Of course I still indulge in pizza, ice cream etc but generally these days on the weekends only. I'd say my diet is 70% compliant with the above.
I do 5:2 fasting too but combined with above I've lost 5.5 stones (see my profile photos).
Take a look at this website for more info. I would describe my diet/WOE as semi-paleo because while I don't miss pasta, potatoes, cereal, rice etc, I haven't managed to give up bread, so I minimise it, just one or two slices of granary bread a day. So I have this with just one meal, never with dinner. I also include dairy in my diet, which strict paleo excludes.
I also have a meal of whatever I fancy once or twice a week - takeaway or chips with a meal out. Dd and I have a weekly girls date after school and I have a cake with here then...if you feel like you've banned something completely it just creates a feeling of deprivation and a battle of willpower that at some point you will lose!
Low salt and sugar is usually good because it means less of that stuff has been added, it's not replacing something (fat) that has been taken out of the natural product if that makes sense?
Re DC's I have just stopped buying juice and cordial and they manage on water or milk - the protests didn't last long . I don't want to ban stuff completely and make it catnip for kids once they are free to choose though, so they are allowed it at friends houses or when we eat out, so a few times a week. My youngest is actually happiest with water with meals. I haven't managed to convince them that sweet potato, lentils and cannellini beans are nicer than pasta and chips yet but I am working on it and their plate is usually 1/3 each or protein, veg and carbs. Fwiw I think that kids usually naturally eat instinctively, as in they eat when they are hungry and stop when full, something that most of us need to relearn through practice. So I worry less about them with carbs.
I think (and anecdotally many doctors agree) that the NHS 'food pyramid' places too much emphasis on carbs and demonises fat when in fact sugar (and artificial sweeteners) is the real problem in our diets. An article in the Sunday Times news review today talked about just this - fat is not what makes you fat, sugar is. And your body responds to white carbs the same way as it does to sugar. Much better to have carbs from veg, pulses, beans etc than pasta, rice, potatoes and white flour products. Ditch breakfast cereals, fruit juice and fizzy drinks to cut loads of sugar from your diet.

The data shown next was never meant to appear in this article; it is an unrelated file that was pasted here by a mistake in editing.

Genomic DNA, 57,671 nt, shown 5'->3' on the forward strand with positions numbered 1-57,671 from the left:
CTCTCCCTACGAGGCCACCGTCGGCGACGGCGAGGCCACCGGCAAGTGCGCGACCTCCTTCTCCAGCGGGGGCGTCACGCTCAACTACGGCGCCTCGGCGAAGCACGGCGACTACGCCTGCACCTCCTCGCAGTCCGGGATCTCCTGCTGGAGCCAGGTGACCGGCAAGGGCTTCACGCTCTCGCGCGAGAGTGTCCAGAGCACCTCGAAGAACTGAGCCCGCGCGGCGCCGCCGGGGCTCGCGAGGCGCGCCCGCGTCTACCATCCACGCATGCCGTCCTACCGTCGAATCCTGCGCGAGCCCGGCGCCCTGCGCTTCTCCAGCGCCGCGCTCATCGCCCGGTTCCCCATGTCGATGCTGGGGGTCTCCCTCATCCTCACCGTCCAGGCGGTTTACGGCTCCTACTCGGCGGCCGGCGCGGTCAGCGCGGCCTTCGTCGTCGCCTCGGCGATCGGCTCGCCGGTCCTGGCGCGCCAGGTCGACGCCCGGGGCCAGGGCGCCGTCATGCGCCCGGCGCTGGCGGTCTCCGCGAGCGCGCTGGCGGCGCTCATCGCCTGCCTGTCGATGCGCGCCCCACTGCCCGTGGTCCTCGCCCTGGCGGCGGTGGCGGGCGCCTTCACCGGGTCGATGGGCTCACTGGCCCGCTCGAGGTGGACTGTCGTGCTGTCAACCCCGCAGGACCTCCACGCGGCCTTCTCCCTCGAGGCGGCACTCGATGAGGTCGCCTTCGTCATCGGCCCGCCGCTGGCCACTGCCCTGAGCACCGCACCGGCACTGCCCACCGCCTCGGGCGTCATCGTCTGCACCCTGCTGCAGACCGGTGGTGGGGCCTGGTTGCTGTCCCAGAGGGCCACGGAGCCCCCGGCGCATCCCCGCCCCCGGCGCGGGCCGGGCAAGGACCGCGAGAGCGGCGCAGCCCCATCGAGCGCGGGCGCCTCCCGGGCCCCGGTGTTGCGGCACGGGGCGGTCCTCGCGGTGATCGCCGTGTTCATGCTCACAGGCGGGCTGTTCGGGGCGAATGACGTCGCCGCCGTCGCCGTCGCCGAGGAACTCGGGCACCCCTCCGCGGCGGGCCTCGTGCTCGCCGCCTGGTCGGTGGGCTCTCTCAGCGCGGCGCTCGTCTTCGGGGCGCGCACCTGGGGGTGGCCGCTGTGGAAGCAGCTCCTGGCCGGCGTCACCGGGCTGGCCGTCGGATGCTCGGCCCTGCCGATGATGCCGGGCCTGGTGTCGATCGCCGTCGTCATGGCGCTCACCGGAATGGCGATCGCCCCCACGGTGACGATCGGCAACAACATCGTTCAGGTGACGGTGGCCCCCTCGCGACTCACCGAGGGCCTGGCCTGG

If you prefer semi-skimmed milk that's fine, but avoid anything labelled 'low fat' as you can guarantee it will have a load of stuff you don't want in it - usually artificial sweeteners - to make it taste nice in the absence of fat. The best fats are found in nuts, olive oil, avocado, oily fish - Essential Fatty Acids. They keep your skin and hair looking lovely and help build and repair cells in your body. But there's no need to avoid meat and dairy either.
Yes. I want to teach DC to cook too. I need to teach myself, in order to teach them.
I had to teach myself to cook when I left home. I couldnt even manage frozen pizza or tinned soup without reading the instructions to start with. I taught myself from a book called 'How to Boil an Egg'
Then moved onto J.O Jamies Dinners cook book. So I can cook. Just all the wrong things.
So full fat yogurts, cheeses, everything? I prefar semi skimmed for etc.. Is that okay? And wholemeal or white etc?
Like I say. I know how to cook. Just so confused by all the different advice out there. For example NHS website. Change for Life etc. Are they right?
You are right, it's not good to model eating like that for your kids. Eat mindfully, ie only when you are hungry, stop when you are full and really enjoy your food. Give up the fake food, aim for 80-90% of your diet to be real, fresh, and unprocessed (and full fat, never 'low fat' versions. Avoid sugar, minimise alcohol to well within recommended limits and all should be good. It may only result in a slow and gradual weight loss but that's fine, it's a way of eating for life and health.